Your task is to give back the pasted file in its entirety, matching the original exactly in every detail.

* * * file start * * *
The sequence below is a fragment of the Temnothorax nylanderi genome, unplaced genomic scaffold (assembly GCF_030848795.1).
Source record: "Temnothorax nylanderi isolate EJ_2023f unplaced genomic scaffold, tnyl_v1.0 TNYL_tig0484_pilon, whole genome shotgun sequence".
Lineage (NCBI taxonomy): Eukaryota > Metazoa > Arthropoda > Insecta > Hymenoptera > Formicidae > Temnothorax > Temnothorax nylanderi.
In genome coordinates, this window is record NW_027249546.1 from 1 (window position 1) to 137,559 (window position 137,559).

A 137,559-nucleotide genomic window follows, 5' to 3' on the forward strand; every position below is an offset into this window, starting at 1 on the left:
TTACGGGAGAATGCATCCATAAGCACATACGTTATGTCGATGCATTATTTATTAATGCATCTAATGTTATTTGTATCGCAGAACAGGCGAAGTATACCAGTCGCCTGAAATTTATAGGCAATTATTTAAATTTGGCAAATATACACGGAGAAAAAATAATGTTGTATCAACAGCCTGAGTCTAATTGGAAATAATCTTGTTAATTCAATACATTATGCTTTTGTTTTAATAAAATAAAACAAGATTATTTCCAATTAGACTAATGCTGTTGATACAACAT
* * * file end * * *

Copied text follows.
The sequence below is a fragment of the Temnothorax nylanderi genome, unplaced genomic scaffold (assembly GCF_030848795.1).
Source record: "Temnothorax nylanderi isolate EJ_2023f unplaced genomic scaffold, tnyl_v1.0 TNYL_tig0484_pilon, whole genome shotgun sequence".
Lineage (NCBI taxonomy): Eukaryota > Metazoa > Arthropoda > Insecta > Hymenoptera > Formicidae > Temnothorax > Temnothorax nylanderi.
In genome coordinates, this window is record NW_027249546.1 from 1 (window position 1) to 137,559 (window position 137,559).

A 137,559-nucleotide genomic window follows, 5' to 3' on the forward strand; every position below is an offset into this window, starting at 1 on the left:
TTACGGGAGAATGCATCCATAAGCACATACGTTATGTCGATGCATTATTTATTAATGCATCTAATGTTATTTGTATCGCAGAACAGGCGAAGTATACCAGTCGCCTGAAATTTATAGGCAATTATTTAAATTTGGCAAATATACACGGAGAAAAAATAATGTTGTATCAACAGCCTGAGTCTAATTGGAAATAATCTTGTTAATTCAATACATTATGCTTTTGTTTTAATAAAATAAAACAAGATTATTTCCAATTAGACTAATGCTGTTGATACAACAT